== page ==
PAKISTAN: The AHRC appeals to the international community and humanitarian organizations to assist the flood victims before another catastrophe occurs 

AHRC-STM-123-2011-01.jpgThe Asian Human Rights Commission urges the world community and the international donors to help the more than eight million flood affected people from Sindh province who are under severe threat from widespread disease. The flooding has affected 22 out of the 23 districts in Sindh. The affected people need life-saving help. The flood waters have not yet started to recede and people are continuously migrating from one place to another place looking for a dry place to settle. The main roads, which above the flood levels are filled with men, women and animals but that will only continue until the waters have reached that level.

AHRC-STM-123-2011-02.jpgThe affected people are totally deprived of potable drinking water and depend on the flood water which is the main cause of gastroenteritis and if allowed to run unabated will lead to the deaths of many people. The children and the elderly are particularly vulnerable, especially in their weakened condition due to malnutrition. There are hospitals in the rural areas but they are also affected by the flooding and little if any facilities are available. The chance of outbreaks of malaria and dengue is very high as no sufficient measures have yet been taken by the government.

There are already reports of 2,000 cases of gastroenteritis and mosquito-borne diseases from Khairpur, Tharparker, Ummer Kot, Mirpurkhas, Sangahar, Badin and Thatta. However, the actual number is certainly very much higher due to the lack of communications. Despite reports by the government that supplies are being delivered in the way of tents, food and medicines the provision of such aid is impossible due to the standing water. Also, no proper communications have been set up so there is no way for the victims to call for the assistance they so badly need. The only way of delivering the relief supplies is by helicopter and the government is claiming now that they are in short supply. However, it is appalling that these helicopters seem to be available when ministers and other government officials wish to visit the affected areas. The agony of the people can be imagined when one of these helicopters arrives but instead of food and medicines they deliver only cameramen and ministers.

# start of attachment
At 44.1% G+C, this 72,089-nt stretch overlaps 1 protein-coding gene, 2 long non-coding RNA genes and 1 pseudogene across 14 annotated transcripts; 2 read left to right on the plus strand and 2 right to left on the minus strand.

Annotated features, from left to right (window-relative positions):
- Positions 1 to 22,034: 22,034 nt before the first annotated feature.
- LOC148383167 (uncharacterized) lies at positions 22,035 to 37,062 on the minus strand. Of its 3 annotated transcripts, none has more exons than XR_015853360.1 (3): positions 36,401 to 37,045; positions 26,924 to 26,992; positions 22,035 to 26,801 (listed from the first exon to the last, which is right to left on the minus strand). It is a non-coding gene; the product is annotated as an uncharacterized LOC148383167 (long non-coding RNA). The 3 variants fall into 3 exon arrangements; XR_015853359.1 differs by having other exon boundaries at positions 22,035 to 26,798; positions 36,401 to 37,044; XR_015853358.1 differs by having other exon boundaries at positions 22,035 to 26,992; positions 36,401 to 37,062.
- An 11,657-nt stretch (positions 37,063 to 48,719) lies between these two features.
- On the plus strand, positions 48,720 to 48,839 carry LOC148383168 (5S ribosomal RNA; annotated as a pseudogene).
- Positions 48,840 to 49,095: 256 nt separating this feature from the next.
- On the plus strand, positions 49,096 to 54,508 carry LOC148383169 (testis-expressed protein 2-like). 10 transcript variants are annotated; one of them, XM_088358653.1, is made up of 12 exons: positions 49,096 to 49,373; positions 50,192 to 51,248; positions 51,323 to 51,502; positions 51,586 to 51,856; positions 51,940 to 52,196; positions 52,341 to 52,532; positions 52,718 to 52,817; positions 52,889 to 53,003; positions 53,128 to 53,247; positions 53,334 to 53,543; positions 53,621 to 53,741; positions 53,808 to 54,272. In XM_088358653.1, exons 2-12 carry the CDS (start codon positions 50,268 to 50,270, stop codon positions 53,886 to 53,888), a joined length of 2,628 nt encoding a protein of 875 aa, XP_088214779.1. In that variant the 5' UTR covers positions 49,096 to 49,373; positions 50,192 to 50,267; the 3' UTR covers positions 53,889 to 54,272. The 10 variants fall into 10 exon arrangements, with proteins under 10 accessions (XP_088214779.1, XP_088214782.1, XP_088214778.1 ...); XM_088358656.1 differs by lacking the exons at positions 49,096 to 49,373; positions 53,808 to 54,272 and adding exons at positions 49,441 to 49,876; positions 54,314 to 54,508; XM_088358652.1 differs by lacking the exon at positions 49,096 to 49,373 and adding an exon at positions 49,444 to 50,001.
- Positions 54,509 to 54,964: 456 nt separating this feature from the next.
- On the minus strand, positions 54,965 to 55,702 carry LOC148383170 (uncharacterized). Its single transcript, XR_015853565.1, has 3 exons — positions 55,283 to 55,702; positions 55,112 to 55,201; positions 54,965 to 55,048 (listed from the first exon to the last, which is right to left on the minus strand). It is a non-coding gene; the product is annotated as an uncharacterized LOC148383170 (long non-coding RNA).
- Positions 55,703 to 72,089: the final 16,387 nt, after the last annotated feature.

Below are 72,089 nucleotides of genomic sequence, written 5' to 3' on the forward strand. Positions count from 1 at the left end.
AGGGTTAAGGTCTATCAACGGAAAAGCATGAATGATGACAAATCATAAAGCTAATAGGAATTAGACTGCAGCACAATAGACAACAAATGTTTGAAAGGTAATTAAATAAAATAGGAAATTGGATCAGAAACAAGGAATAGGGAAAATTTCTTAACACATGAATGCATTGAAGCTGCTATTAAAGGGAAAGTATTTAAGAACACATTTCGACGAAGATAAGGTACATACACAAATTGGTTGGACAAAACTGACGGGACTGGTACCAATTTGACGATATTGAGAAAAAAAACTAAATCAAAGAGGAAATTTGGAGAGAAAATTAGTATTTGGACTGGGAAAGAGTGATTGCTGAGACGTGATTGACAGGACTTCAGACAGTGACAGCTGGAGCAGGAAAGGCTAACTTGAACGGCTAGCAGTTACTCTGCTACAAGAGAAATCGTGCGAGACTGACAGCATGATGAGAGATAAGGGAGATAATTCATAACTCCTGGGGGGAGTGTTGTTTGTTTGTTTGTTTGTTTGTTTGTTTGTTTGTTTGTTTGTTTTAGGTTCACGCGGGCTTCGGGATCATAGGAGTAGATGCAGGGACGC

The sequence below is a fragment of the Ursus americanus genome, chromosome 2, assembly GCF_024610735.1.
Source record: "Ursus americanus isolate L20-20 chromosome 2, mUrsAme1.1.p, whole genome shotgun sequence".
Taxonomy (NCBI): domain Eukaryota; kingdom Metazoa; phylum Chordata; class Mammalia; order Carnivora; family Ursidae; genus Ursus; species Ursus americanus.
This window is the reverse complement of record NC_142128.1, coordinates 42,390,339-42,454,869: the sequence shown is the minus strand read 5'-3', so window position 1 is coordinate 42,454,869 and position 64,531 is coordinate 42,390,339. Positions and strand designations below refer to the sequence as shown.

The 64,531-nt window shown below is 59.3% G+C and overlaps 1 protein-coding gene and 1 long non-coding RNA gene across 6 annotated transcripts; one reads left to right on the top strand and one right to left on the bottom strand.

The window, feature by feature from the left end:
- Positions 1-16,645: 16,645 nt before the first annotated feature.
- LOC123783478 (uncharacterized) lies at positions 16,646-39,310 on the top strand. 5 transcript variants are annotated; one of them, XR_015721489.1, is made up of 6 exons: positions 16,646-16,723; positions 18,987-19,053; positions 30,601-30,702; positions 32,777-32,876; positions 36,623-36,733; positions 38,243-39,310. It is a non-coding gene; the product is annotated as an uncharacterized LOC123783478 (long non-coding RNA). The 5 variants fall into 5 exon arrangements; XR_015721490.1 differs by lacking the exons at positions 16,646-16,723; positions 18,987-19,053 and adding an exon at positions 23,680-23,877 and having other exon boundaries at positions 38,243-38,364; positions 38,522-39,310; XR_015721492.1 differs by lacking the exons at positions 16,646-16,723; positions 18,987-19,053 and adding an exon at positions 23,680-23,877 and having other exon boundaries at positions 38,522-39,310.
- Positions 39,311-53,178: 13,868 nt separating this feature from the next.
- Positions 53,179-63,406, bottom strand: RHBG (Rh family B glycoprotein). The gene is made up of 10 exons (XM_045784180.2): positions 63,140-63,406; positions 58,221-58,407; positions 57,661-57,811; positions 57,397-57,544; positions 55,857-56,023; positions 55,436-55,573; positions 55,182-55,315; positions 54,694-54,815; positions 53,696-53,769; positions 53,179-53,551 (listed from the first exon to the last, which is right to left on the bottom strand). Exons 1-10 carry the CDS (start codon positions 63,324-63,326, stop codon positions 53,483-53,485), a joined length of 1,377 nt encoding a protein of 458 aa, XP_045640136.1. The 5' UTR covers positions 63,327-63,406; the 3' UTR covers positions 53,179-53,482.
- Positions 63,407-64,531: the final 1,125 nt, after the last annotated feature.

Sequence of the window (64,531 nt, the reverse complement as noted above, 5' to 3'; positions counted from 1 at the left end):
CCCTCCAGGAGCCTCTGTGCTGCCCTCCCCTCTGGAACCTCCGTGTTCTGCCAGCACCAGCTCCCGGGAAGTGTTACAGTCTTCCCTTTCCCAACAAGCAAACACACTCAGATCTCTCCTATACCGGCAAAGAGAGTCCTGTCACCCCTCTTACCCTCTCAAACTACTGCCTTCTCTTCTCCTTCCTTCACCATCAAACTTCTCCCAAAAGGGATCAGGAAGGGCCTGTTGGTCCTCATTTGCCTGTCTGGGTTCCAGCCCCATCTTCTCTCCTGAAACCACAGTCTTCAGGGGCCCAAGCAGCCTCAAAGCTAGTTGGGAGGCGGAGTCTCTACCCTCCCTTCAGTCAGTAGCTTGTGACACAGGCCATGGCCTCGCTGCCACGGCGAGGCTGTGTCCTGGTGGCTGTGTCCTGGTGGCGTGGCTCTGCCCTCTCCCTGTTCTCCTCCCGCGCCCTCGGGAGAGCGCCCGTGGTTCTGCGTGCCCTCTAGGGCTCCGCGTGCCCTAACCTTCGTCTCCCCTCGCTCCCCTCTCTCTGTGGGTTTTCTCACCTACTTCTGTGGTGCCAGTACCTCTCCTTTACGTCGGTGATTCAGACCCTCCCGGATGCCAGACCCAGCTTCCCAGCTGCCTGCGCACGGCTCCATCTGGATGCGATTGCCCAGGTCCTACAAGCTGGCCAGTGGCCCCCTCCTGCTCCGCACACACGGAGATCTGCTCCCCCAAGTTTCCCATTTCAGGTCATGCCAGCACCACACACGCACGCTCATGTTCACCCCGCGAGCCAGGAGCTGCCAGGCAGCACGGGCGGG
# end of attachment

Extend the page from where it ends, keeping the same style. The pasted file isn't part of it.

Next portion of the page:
AHRC-STM-123-2011-03.jpgThe recent flooding comes in the wake of the catastrophe of the previous year. If the aid and promises of the government are anything to go by then there is little hope for the newly affected families as over 800,000 victims of last year’s flood are still awaiting assistance. A recent report by Oxfam stated that: “…. there is a widespread lack of adequate shelter, malnutrition rates are high and many who are still displaced do not have the means to return home, or anywhere to return to.”

The report went on to say “……. much of the country is still not covered by early warning systems and many flood defences that were destroyed in last year’s disaster are not yet properly repaired………..Pakistan needs to act now. Investing in measures today that reduce the impact of disasters is essential to save lives and safeguard development gains in the future,”

The districts of Sindh has seen almost constant migration during the last year with families moving from one place to another seeking arable land which is available for them to settle on. The situation has led to the survival of the fittest and in what has become a shameful situation for the government is that some communities pay more attention to their livestock than they do to their elderly as this is the only means by which they can survive. They are forced to choose between their family members and their cattle.

It is now estimated that 700,000 homes have been destroyed, seven million acres of land are inundated and the loss in standing crops is estimated to be Rs. 70 billion. Thousands of commercial and industrial establishments have either had to close down or been destroyed.

This then is the situation that the international community must be made aware of. Aid is needed urgently but it will be of little use to the affected people if, as in the past and the present, the aid is lost to corrupt officials and wastage due to mismanagement.

We appeal to the international donors and the world community to come forward with the desperately required aid and assistance. Aid is necessary from outside Pakistan because the people of the country have no faith that anything they donate will be received by the people they are trying to help. We therefore appeal to the government of Pakistan to show complete transparency and accountability when receiving and distributing this aid.

* photograph with courtesy from BBC Urdu

Document Type : Statement
Document ID : AHRC-STM-123-2011
Countries : Pakistan,
Campaigns : Flood in Pakistan
Issues : Right to food, Right to health, Right to remedy,